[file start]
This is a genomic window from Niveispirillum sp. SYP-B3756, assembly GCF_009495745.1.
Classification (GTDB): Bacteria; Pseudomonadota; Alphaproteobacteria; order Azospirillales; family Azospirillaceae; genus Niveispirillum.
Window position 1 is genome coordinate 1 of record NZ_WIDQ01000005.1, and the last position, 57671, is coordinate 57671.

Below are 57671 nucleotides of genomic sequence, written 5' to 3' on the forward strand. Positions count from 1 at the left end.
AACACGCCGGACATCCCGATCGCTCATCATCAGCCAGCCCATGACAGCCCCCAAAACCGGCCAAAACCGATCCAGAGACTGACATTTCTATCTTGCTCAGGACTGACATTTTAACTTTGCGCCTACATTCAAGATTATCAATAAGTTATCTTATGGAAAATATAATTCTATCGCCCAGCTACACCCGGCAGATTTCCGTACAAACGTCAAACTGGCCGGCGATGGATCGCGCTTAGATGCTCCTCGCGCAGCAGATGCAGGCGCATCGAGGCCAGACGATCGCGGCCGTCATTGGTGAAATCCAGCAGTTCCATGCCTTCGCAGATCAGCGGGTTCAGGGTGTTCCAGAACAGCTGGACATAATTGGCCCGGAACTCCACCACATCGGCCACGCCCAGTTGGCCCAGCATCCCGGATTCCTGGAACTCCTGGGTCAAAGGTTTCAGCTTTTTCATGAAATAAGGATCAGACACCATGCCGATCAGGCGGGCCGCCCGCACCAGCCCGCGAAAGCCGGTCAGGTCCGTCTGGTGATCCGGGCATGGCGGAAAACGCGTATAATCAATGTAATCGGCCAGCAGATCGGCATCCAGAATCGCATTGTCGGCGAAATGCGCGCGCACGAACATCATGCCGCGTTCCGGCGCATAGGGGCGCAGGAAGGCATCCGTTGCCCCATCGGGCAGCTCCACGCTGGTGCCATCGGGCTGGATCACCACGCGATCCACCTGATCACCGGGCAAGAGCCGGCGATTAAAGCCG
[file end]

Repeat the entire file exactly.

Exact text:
This is a genomic window from Niveispirillum sp. SYP-B3756, assembly GCF_009495745.1.
Classification (GTDB): Bacteria; Pseudomonadota; Alphaproteobacteria; order Azospirillales; family Azospirillaceae; genus Niveispirillum.
Window position 1 is genome coordinate 1 of record NZ_WIDQ01000005.1, and the last position, 57671, is coordinate 57671.

Below are 57671 nucleotides of genomic sequence, written 5' to 3' on the forward strand. Positions count from 1 at the left end.
AACACGCCGGACATCCCGATCGCTCATCATCAGCCAGCCCATGACAGCCCCCAAAACCGGCCAAAACCGATCCAGAGACTGACATTTCTATCTTGCTCAGGACTGACATTTTAACTTTGCGCCTACATTCAAGATTATCAATAAGTTATCTTATGGAAAATATAATTCTATCGCCCAGCTACACCCGGCAGATTTCCGTACAAACGTCAAACTGGCCGGCGATGGATCGCGCTTAGATGCTCCTCGCGCAGCAGATGCAGGCGCATCGAGGCCAGACGATCGCGGCCGTCATTGGTGAAATCCAGCAGTTCCATGCCTTCGCAGATCAGCGGGTTCAGGGTGTTCCAGAACAGCTGGACATAATTGGCCCGGAACTCCACCACATCGGCCACGCCCAGTTGGCCCAGCATCCCGGATTCCTGGAACTCCTGGGTCAAAGGTTTCAGCTTTTTCATGAAATAAGGATCAGACACCATGCCGATCAGGCGGGCCGCCCGCACCAGCCCGCGAAAGCCGGTCAGGTCCGTCTGGTGATCCGGGCATGGCGGAAAACGCGTATAATCAATGTAATCGGCCAGCAGATCGGCATCCAGAATCGCATTGTCGGCGAAATGCGCGCGCACGAACATCATGCCGCGTTCCGGCGCATAGGGGCGCAGGAAGGCATCCGTTGCCCCATCGGGCAGCTCCACGCTGGTGCCATCGGGCTGGATCACCACGCGATCCACCTGATCACCGGGCAAGAGCCGGCGATTAAAGCCG